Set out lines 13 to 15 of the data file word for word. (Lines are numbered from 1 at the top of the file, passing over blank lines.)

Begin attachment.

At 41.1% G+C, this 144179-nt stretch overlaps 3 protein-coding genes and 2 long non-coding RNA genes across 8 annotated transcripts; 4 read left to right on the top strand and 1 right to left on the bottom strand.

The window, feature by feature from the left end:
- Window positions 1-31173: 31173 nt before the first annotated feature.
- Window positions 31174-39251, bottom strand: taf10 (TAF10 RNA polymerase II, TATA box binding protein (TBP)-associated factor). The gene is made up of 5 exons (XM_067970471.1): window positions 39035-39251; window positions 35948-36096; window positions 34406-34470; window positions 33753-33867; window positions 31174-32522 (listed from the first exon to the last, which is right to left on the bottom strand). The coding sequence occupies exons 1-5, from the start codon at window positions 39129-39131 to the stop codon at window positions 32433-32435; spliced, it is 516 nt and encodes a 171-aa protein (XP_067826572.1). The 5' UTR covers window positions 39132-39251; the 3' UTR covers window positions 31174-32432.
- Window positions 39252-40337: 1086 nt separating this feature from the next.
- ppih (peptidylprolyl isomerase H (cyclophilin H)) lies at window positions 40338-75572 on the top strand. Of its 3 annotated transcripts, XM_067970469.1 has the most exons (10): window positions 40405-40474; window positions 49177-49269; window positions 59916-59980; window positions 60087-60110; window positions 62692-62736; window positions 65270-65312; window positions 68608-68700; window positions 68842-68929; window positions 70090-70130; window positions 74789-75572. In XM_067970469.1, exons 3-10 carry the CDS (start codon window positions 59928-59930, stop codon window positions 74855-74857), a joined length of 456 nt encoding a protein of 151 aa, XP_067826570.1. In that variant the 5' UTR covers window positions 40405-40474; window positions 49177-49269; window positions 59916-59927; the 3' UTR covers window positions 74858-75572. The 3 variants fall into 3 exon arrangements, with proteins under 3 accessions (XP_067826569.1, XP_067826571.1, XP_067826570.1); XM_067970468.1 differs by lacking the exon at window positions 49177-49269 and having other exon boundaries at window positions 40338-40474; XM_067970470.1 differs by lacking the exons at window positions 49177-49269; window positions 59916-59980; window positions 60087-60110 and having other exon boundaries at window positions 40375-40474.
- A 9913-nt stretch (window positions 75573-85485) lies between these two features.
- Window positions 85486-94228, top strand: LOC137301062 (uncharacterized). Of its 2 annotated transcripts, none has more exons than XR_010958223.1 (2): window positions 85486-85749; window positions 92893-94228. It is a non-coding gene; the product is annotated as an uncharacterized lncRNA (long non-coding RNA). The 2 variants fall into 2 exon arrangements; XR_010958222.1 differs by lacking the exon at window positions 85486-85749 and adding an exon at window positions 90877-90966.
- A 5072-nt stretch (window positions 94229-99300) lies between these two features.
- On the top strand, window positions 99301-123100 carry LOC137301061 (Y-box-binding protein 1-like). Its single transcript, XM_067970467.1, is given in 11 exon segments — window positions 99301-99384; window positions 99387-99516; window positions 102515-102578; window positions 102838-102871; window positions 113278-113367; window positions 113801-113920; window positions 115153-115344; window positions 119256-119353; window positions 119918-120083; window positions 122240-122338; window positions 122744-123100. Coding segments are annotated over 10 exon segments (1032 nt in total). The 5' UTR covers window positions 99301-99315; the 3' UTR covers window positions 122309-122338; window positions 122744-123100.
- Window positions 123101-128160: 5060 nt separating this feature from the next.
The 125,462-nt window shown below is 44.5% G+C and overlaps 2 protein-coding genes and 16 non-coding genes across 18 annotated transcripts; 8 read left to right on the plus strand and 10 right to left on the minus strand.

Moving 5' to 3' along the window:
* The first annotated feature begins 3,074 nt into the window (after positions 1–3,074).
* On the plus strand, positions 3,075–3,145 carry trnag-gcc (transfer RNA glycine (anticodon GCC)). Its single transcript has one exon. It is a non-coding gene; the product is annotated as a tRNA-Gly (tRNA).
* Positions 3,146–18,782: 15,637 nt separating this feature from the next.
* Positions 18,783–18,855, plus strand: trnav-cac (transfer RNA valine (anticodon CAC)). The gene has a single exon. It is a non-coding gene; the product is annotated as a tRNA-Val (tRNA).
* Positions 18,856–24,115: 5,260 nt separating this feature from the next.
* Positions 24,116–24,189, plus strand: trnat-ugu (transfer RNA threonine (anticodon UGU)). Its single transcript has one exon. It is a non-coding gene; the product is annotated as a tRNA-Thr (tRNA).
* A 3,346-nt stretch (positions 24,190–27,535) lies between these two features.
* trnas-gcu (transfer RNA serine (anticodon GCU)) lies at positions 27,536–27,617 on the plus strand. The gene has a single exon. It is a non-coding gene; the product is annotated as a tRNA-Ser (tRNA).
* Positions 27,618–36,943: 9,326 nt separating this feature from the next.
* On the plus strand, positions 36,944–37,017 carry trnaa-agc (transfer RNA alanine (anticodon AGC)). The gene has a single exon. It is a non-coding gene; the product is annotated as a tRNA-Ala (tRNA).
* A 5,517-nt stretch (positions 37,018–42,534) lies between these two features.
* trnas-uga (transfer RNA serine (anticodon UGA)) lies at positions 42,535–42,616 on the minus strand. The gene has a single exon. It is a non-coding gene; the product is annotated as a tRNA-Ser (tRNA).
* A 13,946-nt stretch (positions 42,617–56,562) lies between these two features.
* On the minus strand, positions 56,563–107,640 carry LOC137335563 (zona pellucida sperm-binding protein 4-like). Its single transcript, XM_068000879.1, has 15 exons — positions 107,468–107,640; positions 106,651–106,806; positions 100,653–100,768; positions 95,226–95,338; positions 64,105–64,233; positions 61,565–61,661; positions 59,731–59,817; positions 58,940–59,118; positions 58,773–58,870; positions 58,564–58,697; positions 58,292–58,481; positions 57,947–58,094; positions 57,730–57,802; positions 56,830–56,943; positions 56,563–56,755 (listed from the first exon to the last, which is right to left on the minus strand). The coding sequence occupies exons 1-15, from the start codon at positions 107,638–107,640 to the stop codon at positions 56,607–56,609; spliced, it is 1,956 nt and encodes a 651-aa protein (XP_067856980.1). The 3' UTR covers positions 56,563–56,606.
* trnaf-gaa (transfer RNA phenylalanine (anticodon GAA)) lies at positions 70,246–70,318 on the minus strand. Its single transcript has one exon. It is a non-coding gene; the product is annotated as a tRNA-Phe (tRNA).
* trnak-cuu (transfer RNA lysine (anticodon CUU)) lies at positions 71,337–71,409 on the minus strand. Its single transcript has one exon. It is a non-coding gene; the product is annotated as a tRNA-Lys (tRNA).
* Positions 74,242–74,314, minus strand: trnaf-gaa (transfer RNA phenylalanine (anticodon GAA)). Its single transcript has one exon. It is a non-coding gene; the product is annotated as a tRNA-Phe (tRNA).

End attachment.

Moving 5' to 3' along the window:
* The first annotated feature begins 3,074 nt into the window (after positions 1–3,074).
* On the plus strand, positions 3,075–3,145 carry trnag-gcc (transfer RNA glycine (anticodon GCC)). Its single transcript has one exon. It is a non-coding gene; the product is annotated as a tRNA-Gly (tRNA).